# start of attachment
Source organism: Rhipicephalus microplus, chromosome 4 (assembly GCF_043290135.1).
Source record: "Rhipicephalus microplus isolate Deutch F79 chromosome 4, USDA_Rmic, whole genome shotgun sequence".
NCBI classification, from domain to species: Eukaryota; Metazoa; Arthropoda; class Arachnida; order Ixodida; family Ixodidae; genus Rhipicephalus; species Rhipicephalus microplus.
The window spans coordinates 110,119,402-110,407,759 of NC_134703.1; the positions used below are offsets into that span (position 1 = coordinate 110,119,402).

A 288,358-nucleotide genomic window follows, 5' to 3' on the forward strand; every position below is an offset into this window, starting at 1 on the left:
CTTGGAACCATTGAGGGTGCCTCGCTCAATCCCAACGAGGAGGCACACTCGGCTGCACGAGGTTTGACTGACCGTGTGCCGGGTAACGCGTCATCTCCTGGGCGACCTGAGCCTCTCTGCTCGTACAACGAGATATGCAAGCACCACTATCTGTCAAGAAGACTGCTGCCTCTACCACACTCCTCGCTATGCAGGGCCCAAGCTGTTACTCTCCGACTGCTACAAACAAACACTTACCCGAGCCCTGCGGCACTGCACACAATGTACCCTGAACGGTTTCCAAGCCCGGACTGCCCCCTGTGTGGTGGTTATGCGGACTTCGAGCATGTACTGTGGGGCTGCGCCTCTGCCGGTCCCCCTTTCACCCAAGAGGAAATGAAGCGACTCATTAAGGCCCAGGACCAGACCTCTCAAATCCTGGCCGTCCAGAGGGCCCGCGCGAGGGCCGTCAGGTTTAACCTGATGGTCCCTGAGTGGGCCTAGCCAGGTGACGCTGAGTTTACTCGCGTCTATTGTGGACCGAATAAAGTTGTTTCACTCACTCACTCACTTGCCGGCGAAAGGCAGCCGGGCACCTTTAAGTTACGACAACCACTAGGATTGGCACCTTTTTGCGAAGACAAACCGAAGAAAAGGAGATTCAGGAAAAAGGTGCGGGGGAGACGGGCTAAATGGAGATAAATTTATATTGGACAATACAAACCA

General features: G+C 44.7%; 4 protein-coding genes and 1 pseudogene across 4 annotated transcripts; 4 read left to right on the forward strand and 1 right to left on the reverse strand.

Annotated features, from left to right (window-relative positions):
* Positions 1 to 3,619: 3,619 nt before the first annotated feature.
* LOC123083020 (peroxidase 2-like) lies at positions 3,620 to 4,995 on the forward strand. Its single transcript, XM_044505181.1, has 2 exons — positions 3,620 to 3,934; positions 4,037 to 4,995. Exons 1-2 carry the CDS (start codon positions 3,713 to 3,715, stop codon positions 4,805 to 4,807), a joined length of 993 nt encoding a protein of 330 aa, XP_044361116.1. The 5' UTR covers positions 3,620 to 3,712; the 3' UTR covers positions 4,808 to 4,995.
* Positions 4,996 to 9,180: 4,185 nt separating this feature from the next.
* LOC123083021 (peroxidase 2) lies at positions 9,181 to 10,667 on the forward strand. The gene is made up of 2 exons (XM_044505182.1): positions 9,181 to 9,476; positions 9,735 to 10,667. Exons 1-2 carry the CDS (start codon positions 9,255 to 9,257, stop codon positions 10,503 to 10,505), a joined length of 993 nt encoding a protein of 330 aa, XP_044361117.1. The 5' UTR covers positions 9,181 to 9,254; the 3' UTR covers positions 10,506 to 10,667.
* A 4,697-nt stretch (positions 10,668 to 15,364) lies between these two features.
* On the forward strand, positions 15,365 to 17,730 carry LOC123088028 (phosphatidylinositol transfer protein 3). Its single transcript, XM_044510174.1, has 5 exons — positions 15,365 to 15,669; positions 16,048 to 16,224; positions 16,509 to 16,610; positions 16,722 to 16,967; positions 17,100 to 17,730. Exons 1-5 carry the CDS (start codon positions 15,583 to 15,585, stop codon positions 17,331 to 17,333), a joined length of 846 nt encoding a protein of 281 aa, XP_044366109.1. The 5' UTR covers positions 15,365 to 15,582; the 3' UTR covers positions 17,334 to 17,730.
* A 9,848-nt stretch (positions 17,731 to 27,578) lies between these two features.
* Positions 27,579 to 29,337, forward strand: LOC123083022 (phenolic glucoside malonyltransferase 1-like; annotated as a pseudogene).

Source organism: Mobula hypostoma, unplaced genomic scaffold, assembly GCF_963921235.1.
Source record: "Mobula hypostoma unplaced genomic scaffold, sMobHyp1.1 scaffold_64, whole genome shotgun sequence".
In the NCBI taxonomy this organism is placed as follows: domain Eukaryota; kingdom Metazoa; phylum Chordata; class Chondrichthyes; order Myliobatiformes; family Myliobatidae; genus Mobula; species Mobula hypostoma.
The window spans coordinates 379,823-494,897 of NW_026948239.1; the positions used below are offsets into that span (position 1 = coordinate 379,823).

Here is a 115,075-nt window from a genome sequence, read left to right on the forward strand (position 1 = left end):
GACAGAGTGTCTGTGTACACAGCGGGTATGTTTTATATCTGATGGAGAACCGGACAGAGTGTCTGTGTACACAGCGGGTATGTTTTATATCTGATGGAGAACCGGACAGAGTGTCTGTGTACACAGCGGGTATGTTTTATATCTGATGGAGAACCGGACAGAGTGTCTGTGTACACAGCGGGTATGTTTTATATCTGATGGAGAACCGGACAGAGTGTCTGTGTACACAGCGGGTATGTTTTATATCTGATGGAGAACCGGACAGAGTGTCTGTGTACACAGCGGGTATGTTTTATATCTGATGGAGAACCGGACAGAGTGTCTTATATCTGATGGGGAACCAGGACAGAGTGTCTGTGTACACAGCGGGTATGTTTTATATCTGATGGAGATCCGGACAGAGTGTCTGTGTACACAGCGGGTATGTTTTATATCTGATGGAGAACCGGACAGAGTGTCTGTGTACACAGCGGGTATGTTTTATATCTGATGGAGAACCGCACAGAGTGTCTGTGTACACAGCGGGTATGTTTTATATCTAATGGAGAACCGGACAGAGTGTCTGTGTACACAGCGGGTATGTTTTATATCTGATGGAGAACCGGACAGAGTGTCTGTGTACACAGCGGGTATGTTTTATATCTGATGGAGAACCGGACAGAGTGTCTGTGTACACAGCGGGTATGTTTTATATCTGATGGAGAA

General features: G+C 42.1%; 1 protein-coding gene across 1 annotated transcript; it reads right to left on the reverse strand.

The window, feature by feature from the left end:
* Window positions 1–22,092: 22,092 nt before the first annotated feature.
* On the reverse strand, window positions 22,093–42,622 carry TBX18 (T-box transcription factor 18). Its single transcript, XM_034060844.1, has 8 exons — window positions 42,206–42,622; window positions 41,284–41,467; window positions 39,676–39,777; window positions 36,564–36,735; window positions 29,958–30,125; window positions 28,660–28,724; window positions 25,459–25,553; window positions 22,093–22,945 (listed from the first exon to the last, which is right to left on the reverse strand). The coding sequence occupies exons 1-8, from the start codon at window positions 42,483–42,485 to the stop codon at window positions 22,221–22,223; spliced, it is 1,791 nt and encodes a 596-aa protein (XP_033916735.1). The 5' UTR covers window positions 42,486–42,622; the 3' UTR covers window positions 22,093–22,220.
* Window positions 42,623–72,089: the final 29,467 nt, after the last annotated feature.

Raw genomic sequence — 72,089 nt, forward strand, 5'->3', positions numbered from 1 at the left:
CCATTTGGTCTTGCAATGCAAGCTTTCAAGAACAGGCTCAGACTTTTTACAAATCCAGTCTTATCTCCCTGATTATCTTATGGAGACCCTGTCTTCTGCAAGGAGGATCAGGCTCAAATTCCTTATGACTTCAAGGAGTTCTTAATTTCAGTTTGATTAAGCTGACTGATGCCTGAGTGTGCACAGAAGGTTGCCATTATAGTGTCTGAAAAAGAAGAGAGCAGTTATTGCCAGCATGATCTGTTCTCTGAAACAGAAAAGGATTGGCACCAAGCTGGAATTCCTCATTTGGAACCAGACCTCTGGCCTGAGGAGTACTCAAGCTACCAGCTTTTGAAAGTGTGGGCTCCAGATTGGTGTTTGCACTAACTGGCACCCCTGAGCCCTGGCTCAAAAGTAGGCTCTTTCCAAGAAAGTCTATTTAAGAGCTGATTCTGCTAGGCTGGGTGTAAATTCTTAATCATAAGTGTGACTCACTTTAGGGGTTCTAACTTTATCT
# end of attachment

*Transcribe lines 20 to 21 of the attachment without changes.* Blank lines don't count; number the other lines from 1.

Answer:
The window spans coordinates 379,823-494,897 of NW_026948239.1; the positions used below are offsets into that span (position 1 = coordinate 379,823).

Here is a 115,075-nt window from a genome sequence, read left to right on the forward strand (position 1 = left end):